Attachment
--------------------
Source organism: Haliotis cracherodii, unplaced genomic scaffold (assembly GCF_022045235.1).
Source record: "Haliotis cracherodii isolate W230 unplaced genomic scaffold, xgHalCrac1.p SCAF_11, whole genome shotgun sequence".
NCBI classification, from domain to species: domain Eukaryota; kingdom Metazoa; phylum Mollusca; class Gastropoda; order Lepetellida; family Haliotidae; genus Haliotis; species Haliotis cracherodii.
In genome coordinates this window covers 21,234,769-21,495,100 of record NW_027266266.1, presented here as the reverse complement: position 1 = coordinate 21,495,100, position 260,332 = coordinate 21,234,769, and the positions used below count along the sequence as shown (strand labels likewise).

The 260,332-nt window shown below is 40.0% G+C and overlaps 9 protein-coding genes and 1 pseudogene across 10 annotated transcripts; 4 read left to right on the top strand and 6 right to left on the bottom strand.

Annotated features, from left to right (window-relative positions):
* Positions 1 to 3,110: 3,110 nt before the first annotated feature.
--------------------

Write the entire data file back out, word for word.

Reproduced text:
Source organism: Haliotis cracherodii, unplaced genomic scaffold (assembly GCF_022045235.1).
Source record: "Haliotis cracherodii isolate W230 unplaced genomic scaffold, xgHalCrac1.p SCAF_11, whole genome shotgun sequence".
NCBI classification, from domain to species: domain Eukaryota; kingdom Metazoa; phylum Mollusca; class Gastropoda; order Lepetellida; family Haliotidae; genus Haliotis; species Haliotis cracherodii.
In genome coordinates this window covers 21,234,769-21,495,100 of record NW_027266266.1, presented here as the reverse complement: position 1 = coordinate 21,495,100, position 260,332 = coordinate 21,234,769, and the positions used below count along the sequence as shown (strand labels likewise).

The 260,332-nt window shown below is 40.0% G+C and overlaps 9 protein-coding genes and 1 pseudogene across 10 annotated transcripts; 4 read left to right on the top strand and 6 right to left on the bottom strand.

Annotated features, from left to right (window-relative positions):
* Positions 1 to 3,110: 3,110 nt before the first annotated feature.